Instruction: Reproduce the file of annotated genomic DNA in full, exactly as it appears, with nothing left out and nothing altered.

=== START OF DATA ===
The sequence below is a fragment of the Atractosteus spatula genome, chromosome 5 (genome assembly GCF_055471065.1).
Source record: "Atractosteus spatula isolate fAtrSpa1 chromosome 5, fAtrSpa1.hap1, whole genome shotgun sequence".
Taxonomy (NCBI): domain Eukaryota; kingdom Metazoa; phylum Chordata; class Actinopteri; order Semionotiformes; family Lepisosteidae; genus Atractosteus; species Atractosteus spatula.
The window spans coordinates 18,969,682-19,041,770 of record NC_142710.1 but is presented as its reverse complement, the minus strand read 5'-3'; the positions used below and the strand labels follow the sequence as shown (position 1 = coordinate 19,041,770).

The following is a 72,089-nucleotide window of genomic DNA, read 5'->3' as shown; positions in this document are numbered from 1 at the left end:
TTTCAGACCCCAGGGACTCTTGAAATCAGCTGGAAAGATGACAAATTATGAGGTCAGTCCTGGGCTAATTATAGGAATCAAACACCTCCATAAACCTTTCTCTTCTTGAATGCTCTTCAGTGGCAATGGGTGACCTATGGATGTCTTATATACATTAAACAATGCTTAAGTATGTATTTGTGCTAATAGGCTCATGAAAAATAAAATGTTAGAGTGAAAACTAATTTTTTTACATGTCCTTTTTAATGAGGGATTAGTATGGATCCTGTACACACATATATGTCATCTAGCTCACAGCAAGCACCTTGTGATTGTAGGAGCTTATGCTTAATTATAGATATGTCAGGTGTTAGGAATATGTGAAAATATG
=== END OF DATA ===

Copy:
The sequence below is a fragment of the Atractosteus spatula genome, chromosome 5 (genome assembly GCF_055471065.1).
Source record: "Atractosteus spatula isolate fAtrSpa1 chromosome 5, fAtrSpa1.hap1, whole genome shotgun sequence".
Taxonomy (NCBI): domain Eukaryota; kingdom Metazoa; phylum Chordata; class Actinopteri; order Semionotiformes; family Lepisosteidae; genus Atractosteus; species Atractosteus spatula.
The window spans coordinates 18,969,682-19,041,770 of record NC_142710.1 but is presented as its reverse complement, the minus strand read 5'-3'; the positions used below and the strand labels follow the sequence as shown (position 1 = coordinate 19,041,770).

The following is a 72,089-nucleotide window of genomic DNA, read 5'->3' as shown; positions in this document are numbered from 1 at the left end:
TTTCAGACCCCAGGGACTCTTGAAATCAGCTGGAAAGATGACAAATTATGAGGTCAGTCCTGGGCTAATTATAGGAATCAAACACCTCCATAAACCTTTCTCTTCTTGAATGCTCTTCAGTGGCAATGGGTGACCTATGGATGTCTTATATACATTAAACAATGCTTAAGTATGTATTTGTGCTAATAGGCTCATGAAAAATAAAATGTTAGAGTGAAAACTAATTTTTTTACATGTCCTTTTTAATGAGGGATTAGTATGGATCCTGTACACACATATATGTCATCTAGCTCACAGCAAGCACCTTGTGATTGTAGGAGCTTATGCTTAATTATAGATATGTCAGGTGTTAGGAATATGTGAAAATATG